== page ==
The big projected deficits in 2008

As part of the current political debate about the relative capability of the two main parties to manage the government finances responsibly, I sometimes see references to the large deficit forecasts that greeted the incoming National government in 2008.

I wrote about this issue a few months ago, in response to some specific claims made by one analyst at the time.  I’m reproducing the bulk of that post below (not indented).  My bottom line, supported with documentation is

But on best Treasury advice, the then Labour government thought they were leaving an essentially balanced budget [ie the 2008 Budget, their final fiscal policy choices], on top of an already very low debt level, not deficits.

It is certainly true that when the current government took office in November 2008, official fiscal forecasts showed large deficits for many years into the future.  But the last fiscal initiatives of the outgoing Labour government had been the 2008 Budget, the parameters for which were set out in the Budget Policy Statement released at the end of 2007.

Throughout much of the previous Labour government’s term of office, a key theme of fiscal policy developments had been the surprising strength in revenue.  It was, in many respects, why the fiscal surpluses were so large during those years –   Treasury and the government kept being taken by surprise, and Treasury was (prudently) cautious about treating the surprises as permanent.  If it was just a series of one-offs, or something cyclical, it wouldn’t have made sense to increase spending or cut taxes in response.

The Treasury gradually revised upwards their assessment of the underlying fiscal position.  Unfortunately, they took a particularly optimistic stance by the end of 2007.  I can recall the then Prime Minister making much of the fact that Treasury was now assuming that most of the revenue gains would prove permanent (and thus could support some mix of increased spending and lower tax rates) without the risk of dropping back into deficits.  I joined Treasury on secondment in mid-2008 and I have seen documents written to the Minister of Finance during early 2008 stating that reassessment.  I was under the impression that some had been released, perhaps as part of the pro-active release of 2008 Budget papers, but on checking that link on the Treasury website, I couldn’t see the paper in question.

But the facts of the reassessment aren’t in dispute.  Several Treasury staff produced a paper last year on the process of getting back to surplus, including the background to the deficits.  Here is what they had to say

Over the period 2005-2008, the Treasury increased its estimates of structural revenues by around 1 percentage point of GDP each year, and by 2008 the Treasury considered most of the operating surplus was “structural”


When the tax reductions [along with further spending increases] were announced in Budget 2008, the Treasury was still predicting the operating balance to remain in surplus through the forecast period, albeit at a lower level.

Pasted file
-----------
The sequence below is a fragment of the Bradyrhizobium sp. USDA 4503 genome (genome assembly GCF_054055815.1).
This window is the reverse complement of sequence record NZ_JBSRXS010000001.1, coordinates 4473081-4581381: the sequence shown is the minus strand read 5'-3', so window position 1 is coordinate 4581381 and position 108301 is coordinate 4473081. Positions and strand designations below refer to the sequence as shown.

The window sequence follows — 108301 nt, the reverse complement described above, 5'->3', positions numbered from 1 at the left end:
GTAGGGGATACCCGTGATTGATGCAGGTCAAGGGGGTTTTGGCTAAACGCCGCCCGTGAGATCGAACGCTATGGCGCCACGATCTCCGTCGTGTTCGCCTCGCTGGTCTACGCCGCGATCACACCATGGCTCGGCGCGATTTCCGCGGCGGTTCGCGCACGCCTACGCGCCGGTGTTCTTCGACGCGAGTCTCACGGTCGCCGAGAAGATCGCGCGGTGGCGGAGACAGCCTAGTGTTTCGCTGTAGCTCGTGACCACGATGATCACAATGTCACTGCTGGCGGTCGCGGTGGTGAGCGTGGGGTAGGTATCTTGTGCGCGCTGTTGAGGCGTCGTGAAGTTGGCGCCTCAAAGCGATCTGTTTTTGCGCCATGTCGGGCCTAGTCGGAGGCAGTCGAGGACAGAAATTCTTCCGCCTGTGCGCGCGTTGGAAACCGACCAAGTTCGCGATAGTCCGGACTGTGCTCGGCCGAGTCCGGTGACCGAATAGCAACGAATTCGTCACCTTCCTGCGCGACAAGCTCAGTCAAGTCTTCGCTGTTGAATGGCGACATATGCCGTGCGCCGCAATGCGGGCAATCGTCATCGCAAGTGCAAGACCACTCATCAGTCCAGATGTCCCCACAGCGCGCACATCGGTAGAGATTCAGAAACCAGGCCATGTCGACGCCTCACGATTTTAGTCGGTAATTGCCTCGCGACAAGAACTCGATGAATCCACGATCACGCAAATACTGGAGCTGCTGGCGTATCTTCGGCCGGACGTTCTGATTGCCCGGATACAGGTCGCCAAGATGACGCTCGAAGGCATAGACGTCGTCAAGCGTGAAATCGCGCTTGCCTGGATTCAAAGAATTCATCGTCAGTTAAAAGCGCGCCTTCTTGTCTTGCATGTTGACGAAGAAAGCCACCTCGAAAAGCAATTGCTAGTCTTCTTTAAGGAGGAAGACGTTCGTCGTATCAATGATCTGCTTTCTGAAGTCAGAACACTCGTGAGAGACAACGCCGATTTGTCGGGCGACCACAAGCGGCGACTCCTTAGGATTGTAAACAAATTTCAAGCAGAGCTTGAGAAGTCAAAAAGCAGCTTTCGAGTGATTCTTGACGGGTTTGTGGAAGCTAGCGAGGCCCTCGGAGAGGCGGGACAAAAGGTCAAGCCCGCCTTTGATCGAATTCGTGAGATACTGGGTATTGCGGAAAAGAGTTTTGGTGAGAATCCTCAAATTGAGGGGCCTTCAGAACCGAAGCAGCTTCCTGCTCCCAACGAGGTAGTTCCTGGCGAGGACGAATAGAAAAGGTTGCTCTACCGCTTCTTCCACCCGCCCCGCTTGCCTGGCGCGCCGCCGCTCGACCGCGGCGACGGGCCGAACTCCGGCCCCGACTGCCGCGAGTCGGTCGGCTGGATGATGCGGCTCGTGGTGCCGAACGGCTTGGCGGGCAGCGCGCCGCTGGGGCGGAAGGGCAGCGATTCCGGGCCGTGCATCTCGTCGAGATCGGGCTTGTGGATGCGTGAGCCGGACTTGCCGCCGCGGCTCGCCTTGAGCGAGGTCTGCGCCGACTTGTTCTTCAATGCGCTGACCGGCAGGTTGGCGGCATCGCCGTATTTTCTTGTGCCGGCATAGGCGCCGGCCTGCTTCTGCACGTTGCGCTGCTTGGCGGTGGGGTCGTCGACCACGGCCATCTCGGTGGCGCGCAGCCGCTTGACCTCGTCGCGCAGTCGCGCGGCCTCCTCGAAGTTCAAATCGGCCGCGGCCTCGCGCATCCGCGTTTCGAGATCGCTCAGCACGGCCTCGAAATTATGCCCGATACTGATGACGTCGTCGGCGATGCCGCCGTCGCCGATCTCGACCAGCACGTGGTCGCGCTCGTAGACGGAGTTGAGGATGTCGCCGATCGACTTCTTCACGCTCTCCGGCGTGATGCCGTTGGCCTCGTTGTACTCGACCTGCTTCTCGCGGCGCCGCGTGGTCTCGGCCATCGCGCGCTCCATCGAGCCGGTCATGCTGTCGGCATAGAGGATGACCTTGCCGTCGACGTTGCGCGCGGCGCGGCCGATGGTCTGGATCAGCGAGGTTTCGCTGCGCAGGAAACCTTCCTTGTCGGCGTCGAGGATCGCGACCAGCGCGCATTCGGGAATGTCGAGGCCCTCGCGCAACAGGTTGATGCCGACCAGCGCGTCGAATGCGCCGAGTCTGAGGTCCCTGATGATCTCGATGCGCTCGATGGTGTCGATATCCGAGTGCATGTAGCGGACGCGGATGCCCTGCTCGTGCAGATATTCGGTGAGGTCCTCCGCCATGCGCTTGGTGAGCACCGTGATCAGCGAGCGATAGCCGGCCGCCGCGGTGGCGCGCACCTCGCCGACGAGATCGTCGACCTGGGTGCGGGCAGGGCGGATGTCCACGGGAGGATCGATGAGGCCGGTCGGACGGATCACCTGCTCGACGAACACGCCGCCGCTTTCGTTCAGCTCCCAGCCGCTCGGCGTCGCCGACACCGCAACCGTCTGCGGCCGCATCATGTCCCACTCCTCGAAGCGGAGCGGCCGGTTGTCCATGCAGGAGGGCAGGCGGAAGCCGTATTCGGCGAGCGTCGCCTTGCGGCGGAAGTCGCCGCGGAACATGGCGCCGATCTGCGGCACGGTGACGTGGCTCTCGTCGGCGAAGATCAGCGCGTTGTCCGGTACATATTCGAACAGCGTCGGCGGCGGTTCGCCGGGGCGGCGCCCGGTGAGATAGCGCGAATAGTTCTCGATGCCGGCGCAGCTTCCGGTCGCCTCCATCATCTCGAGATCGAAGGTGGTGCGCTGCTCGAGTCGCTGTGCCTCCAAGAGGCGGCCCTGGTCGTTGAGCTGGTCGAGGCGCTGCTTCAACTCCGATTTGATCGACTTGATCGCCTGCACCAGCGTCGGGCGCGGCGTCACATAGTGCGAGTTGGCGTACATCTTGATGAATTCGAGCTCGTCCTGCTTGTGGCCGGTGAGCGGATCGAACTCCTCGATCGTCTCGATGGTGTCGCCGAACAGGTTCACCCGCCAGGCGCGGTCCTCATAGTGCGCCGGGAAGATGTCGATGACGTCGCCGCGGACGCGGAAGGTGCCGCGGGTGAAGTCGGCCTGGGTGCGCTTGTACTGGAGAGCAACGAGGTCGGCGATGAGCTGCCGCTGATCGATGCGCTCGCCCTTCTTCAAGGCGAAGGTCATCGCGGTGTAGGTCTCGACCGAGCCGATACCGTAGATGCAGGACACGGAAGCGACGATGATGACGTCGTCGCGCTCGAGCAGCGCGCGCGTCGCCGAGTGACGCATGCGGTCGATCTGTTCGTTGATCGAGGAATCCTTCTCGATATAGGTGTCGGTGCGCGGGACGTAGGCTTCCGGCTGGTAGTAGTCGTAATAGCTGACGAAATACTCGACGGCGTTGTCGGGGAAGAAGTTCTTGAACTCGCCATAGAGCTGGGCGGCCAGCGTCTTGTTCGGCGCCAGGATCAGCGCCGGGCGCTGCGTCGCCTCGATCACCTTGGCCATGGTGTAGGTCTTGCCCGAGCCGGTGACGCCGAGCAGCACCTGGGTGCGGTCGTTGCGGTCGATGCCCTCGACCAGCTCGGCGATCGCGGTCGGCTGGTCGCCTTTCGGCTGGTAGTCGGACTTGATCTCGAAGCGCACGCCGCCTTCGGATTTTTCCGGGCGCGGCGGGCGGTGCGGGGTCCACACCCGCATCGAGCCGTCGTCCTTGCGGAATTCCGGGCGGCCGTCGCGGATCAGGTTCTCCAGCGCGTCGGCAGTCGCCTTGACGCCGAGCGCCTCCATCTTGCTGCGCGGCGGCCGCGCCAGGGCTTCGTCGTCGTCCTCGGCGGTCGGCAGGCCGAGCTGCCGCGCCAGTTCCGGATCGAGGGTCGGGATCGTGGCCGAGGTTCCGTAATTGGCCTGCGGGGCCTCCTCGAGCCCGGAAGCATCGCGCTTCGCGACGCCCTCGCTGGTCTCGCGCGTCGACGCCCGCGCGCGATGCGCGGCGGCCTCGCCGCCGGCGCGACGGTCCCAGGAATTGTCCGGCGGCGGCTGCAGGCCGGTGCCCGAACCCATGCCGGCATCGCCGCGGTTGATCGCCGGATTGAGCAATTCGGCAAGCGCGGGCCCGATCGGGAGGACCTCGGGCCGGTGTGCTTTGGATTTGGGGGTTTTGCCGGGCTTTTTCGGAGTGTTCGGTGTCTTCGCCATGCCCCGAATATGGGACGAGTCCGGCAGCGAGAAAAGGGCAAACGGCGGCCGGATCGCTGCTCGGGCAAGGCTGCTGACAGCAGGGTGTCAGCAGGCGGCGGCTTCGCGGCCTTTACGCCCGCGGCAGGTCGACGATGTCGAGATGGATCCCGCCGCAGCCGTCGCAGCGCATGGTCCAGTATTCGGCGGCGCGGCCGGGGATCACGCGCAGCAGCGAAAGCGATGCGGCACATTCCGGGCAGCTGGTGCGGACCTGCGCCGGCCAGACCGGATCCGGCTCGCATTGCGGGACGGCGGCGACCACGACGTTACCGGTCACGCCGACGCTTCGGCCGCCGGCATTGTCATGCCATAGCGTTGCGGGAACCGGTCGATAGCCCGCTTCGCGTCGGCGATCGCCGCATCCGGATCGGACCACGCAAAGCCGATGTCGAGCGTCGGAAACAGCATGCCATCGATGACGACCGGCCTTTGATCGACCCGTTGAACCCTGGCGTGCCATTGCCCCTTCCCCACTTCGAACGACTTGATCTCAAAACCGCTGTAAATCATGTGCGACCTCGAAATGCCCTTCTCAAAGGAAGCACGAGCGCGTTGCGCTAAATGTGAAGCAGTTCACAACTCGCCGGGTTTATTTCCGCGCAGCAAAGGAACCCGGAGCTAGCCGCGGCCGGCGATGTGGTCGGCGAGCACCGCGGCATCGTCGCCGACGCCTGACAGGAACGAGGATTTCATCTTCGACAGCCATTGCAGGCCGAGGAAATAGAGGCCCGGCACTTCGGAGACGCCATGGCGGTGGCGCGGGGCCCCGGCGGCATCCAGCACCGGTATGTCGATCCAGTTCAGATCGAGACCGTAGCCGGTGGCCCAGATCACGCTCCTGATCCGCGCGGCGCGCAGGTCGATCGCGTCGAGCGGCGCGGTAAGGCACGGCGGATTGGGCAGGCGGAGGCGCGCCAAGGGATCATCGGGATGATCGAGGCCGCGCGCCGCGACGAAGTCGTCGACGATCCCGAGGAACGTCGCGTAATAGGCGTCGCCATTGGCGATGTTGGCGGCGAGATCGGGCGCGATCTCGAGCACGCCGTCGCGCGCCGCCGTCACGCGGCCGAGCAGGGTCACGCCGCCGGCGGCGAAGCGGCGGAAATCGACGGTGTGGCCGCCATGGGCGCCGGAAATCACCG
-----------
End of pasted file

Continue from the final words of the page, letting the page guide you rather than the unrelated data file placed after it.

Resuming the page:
With the benefit of hindsight, the degree to which the surpluses were structural was overestimated. Although the tax reductions announced in 2008 turned out to be well-timed from the perspective of stabilising the economy following the GFC, their permanent nature added to the subsequent structural deficits.

Here is the chart from the 2008 Budget Economic and Fiscal Update.

2008 Budget forecast obegal

That document was signed off  by the Secretary to the Treasury as representing his best professional assessment of the economic and fiscal outlook, incorporating the effects of announced government policy.  In New Zealand –  unlike many countries – the forecasts are those of the professional advisers, not those of the Minister of Finance.

On the basis of the economic and fiscal information available to it, the Treasury has used its best professional judgement in supplying the Minister of Finance with this Economic and Fiscal Update. The Update incorporates the fiscal and economic implications both of Government decisions and circumstances as at 9 May 2008 that were communicated to me, and of other economic and fiscal information available to the Treasury in accordance with the provisions of the Public Finance Act 1989.

John Whitehead
Secretary to the Treasury

14 May 2008

The projected surpluses by the end of the forecast period were tiny –  essentially the budget was projected to be in balance by then.  The economic and revenue outlook had worsened over the first few months of 2008, after the broad parameters of the Budget had already been sketched out in the BPS.   As we now know, New Zealand was already in recession by May 2008.   But on best Treasury advice, the then Labour government thought they were leaving an essentially balanced budget, on top of an already very low debt level, not deficits.

Of course, the government was wrong in that assumption.  But, specifically, Treasury was wrong in its best professional advice.    Perhaps the government would have run quite expansionary discretionary fiscal policy anyway, even if Treasury had been less optimistic about how permanent the revenue was.  They were, after all, behind in the polls, and the PM’s office –  didn’t Grant Robertson work there? –  would no doubt have been putting a lot of pressure on the Minister of Finance.  But that hypothetical didn’t arise.    They didn’t have to make such awkward political choices –  their own professional advisers told them they could have tax cuts and spending increases, and still keep the budget in (modest) surplus.  The Opposition National Party shaped its, more generous, tax cutting promises on much the same sort of Treasury forecasts and estimates.  (And a few years earlier, the 2005 election had partly been a bidding war as to how best to spend the surplus –  not whether there really was a structural surplus).

It wasn’t Treasury at its finest.  It is, perhaps, a reason to be cautious about just how much a fiscal council might add.   Would such a body, faced with similar circumstances –  a long succession of revisions upwards in revenue –  have really reached materially different judgements about the outlook then?  Perhaps.  We can’t know, but back in 2008 Treasury was using its best professional judgement, and the mistakes were still made.